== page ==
Essam al-Sudani/AFP/Getty Images
A U.S. soldier stands guard as U.S. military vehicles cross into Basra from Kuwait, Jan. 15, 2007.
The Democrats who now control Congress are trying to put the brakes on President Bush's plans for Iraq. But the president says he'll move forward with his decision to send more troops to Iraq, regardless of what Congress does.
Since lawmakers authorized the president four years ago to use military force in Iraq, the question now is what, if anything, they can do to rein in the president's war plans.
NPR asked Senate Democrats last month about where they stood on using Congress' power of the purse to cut off funding for the Iraq war. And not even Wisconsin Democrat Russ Feingold, a longtime opponent of the war, would endorse the idea.
"I hope it doesn't come to that," Feingold said. "I hope cooler heads prevail and people realize that simply passing a resolution calling for a timetable to withdraw the troops by a reasonable date is the best way to go."
But four days ago, Feingold had changed his mind.
"Congress must use its main power — the power of the purse — to put an end to our involvement in this disastrous war," Feingold said. "And I am not talking here only about the surge or escalation. It is time to use the power of the purse to bring our troops out of Iraq."
Congress has made no such move yet, but speaking last night on CBS' 60 Minutes, President Bush left no doubt how he'd respond to such action.
"I will resist that," the president said. "Listen, we've got people criticizing this plan before it's had a chance to work. They're saying, 'We're not even going to fund this thing.'"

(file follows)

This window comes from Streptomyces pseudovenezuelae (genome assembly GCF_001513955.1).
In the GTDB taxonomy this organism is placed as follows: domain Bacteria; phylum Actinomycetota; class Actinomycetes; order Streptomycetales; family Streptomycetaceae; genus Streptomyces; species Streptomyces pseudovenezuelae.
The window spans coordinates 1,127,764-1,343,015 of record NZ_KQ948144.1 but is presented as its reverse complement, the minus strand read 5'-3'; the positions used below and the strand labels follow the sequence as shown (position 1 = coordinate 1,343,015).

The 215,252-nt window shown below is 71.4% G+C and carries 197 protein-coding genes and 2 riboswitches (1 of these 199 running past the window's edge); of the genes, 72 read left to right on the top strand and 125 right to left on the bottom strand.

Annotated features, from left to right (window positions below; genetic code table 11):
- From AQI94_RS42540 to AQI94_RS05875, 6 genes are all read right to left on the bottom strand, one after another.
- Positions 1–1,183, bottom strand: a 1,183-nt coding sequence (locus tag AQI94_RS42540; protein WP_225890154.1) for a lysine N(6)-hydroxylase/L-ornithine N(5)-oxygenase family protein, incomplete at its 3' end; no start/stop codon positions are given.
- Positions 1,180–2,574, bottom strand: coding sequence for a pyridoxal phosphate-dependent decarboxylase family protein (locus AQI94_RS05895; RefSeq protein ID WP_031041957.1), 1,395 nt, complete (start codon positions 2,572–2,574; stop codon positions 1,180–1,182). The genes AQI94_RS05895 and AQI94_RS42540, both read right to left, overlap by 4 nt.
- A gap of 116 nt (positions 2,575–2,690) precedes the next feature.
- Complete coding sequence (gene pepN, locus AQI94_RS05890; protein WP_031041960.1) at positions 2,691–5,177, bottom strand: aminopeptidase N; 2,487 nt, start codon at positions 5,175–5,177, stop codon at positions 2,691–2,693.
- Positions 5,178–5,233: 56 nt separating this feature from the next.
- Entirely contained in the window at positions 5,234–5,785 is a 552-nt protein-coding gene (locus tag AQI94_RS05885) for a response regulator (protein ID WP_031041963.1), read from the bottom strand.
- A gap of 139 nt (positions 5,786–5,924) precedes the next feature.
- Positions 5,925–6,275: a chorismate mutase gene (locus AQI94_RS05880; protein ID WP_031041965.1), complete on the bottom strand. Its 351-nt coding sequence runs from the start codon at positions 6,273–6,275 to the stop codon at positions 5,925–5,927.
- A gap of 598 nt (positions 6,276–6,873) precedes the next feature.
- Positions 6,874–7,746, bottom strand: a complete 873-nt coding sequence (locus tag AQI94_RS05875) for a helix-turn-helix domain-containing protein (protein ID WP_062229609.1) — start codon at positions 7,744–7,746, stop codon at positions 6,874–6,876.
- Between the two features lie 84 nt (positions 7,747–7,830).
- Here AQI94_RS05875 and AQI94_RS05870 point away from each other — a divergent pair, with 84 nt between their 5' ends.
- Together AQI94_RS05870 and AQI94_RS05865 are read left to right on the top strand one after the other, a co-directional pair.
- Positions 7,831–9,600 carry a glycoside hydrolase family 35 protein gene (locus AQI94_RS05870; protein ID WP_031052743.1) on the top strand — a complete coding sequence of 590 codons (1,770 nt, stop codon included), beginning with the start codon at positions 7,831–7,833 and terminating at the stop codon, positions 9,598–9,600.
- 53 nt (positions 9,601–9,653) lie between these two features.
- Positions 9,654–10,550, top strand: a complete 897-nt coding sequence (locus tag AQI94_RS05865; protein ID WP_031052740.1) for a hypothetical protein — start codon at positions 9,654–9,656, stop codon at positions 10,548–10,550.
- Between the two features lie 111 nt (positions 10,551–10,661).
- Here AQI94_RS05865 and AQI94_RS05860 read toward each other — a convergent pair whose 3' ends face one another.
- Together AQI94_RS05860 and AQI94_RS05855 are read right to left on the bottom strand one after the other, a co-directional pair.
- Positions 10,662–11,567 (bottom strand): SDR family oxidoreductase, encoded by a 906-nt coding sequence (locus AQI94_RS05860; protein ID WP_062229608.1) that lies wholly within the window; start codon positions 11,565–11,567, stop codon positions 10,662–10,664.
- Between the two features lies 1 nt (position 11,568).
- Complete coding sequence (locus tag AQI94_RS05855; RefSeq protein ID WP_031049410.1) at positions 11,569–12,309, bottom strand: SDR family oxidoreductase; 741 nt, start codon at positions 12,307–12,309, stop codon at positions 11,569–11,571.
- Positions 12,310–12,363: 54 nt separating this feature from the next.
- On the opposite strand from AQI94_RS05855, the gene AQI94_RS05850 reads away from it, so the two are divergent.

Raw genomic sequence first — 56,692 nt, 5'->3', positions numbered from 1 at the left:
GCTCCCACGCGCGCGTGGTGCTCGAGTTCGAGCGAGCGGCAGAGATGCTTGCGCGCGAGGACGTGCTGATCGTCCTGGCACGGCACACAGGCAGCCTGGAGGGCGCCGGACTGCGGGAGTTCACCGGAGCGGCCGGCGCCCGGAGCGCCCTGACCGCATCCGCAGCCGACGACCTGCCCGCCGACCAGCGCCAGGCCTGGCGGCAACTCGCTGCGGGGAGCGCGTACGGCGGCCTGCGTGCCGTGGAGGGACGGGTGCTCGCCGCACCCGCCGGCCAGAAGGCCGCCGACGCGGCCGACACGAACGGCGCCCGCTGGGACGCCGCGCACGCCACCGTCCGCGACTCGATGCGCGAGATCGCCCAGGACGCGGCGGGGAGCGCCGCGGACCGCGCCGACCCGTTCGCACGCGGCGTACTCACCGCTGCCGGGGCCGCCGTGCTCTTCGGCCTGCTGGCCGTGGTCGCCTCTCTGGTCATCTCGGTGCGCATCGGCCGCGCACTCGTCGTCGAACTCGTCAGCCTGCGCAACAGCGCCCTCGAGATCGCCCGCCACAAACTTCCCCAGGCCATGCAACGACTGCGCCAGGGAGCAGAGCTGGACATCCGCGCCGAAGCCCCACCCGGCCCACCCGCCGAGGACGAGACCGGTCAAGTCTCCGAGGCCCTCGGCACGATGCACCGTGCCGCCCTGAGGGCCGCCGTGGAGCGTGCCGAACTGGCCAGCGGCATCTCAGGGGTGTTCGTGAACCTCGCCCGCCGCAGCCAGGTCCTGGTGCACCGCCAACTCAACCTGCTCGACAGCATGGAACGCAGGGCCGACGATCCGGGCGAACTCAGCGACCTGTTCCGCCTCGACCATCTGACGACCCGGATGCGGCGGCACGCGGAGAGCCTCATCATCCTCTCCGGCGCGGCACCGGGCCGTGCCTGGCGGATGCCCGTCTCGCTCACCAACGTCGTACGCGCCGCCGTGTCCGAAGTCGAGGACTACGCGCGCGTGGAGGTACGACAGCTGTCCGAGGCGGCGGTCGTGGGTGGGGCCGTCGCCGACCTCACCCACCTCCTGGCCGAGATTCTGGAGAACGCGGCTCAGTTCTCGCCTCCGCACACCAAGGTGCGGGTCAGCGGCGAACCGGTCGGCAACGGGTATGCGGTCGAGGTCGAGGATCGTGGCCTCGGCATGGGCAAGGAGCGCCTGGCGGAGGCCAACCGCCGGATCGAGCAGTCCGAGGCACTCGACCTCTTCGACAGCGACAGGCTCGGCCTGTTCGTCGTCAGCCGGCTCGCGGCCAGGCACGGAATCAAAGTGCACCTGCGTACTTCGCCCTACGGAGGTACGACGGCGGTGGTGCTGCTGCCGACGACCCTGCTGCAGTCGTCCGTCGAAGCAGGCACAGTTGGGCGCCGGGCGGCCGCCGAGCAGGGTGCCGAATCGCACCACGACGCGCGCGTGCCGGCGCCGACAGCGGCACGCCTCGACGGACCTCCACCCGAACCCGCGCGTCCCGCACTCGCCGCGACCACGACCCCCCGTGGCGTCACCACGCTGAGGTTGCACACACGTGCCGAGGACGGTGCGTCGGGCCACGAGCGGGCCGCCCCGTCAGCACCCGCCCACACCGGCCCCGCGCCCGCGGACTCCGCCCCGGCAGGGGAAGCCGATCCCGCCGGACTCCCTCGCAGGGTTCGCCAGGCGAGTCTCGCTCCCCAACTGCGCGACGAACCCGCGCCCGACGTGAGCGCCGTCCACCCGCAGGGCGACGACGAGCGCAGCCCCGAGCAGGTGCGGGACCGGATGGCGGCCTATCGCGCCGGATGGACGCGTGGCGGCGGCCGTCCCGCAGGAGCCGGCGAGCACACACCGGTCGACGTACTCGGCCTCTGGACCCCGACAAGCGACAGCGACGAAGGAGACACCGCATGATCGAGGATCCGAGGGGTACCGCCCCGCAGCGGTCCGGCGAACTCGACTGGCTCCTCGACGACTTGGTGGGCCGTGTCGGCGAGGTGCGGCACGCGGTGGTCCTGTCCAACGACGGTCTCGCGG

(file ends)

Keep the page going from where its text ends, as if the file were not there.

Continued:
But such a funding cutoff is not likely to happen, according to James Lindsay, an expert on Congress and foreign policy at the University of Texas.
"The problem Democrats have is that they control congress; they don't control the White House, and it's very difficult to drive the car from the back seat," he says.
For one thing, Lindsay says, Democrats themselves are divided about whether to use the power of the purse, because many fear they'd be seen as hurting the troops. But the other reality, he says, is that you need a two-thirds majority in each chamber to override a presidential veto.
"To force the administration's hand, they have to build a veto-proof majority," Lindsay says. "Democrats are nowhere near getting a veto-proof majority. So the result is that if you know that you're not going to win on the ground, you have to hope that you're going to win the political battle."
That battle will likely be fought over a nonbinding resolution that Senate Majority Leader Harry Reid proposed last week.
Reid is confident that some Senate Republicans will back such a resolution. University of Wisconsin congressional expert Kenneth Mayer said such support is crucial.
"What would really get the president's attention, I think, is if he has some key Republican defections, and that would be a signal to him that the political costs of this are reaching the point where he has to change," Mayer says.
He says Congress could also rescind its use of force resolution on Iraq, just as it eventually did with the Gulf of Tonkin resolution authorizing the Vietnam War. That could lead to a constitutional confrontation, he says, which the president might easily win.